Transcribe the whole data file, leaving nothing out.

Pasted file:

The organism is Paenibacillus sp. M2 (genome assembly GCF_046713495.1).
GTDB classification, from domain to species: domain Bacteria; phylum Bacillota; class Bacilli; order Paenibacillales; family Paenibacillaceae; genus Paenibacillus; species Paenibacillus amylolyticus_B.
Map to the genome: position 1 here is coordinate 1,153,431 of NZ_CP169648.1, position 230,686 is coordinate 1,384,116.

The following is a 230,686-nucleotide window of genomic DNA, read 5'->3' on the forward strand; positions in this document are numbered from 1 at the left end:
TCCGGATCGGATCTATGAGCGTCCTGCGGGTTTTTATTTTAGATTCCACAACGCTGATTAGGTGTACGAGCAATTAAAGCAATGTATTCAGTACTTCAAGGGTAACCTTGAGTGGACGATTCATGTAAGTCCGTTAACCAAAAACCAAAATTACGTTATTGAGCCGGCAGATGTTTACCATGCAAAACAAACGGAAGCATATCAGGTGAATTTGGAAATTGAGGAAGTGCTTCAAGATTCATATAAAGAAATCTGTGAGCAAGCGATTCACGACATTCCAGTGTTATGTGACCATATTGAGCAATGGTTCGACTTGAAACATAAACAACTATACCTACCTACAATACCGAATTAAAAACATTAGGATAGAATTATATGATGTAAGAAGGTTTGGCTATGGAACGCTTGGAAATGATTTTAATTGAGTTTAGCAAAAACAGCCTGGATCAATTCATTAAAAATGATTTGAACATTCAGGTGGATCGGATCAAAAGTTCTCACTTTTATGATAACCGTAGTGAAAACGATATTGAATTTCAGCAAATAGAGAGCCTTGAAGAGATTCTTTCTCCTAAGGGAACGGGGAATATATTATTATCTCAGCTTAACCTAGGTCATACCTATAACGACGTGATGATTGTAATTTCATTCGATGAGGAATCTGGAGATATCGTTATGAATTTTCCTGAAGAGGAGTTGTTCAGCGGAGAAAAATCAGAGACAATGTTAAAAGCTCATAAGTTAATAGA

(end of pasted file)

The organism is Paenibacillus sp. M2 (genome assembly GCF_046713495.1).
GTDB classification, from domain to species: domain Bacteria; phylum Bacillota; class Bacilli; order Paenibacillales; family Paenibacillaceae; genus Paenibacillus; species Paenibacillus amylolyticus_B.
Map to the genome: position 1 here is coordinate 1,153,431 of NZ_CP169648.1, position 230,686 is coordinate 1,384,116.

The following is a 230,686-nucleotide window of genomic DNA, read 5'->3' on the forward strand; positions in this document are numbered from 1 at the left end:
TCCGGATCGGATCTATGAGCGTCCTGCGGGTTTTTATTTTAGATTCCACAACGCTGATTAGGTGTACGAGCAATTAAAGCAATGTATTCAGTACTTCAAGGGTAACCTTGAGTGGACGATTCATGTAAGTCCGTTAACCAAAAACCAAAATTACGTTATTGAGCCGGCAGATGTTTACCATGCAAAACAAACGGAAGCATATCAGGTGAATTTGGAAATTGAGGAAGTGCTTCAAGATTCATATAAAGAAATCTGTGAGCAAGCGATTCACGACATTCCAGTGTTATGTGACCATATTGAGCAATGGTTCGACTTGAAACATAAACAACTATACCTACCTACAATACCGAATTAAAAACATTAGGATAGAATTATATGATGTAAGAAGGTTTGGCTATGGAACGCTTGGAAATGATTTTAATTGAGTTTAGCAAAAACAGCCTGGATCAATTCATTAAAAATGATTTGAACATTCAGGTGGATCGGATCAAAAGTTCTCACTTTTATGATAACCGTAGTGAAAACGATATTGAATTTCAGCAAATAGAGAGCCTTGAAGAGATTCTTTCTCCTAAGGGAACGGGGAATATATTATTATCTCAGCTTAACCTAGGTCATACCTATAACGACGTGATGATTGTAATTTCATTCGATGAGGAATCTGGAGATATCGTTATGAATTTTCCTGAAGAGGAGTTGTTCAGCGGAGAAAAATCAGAGACAATGTTAAAAGCTCATAAGTTAATAGA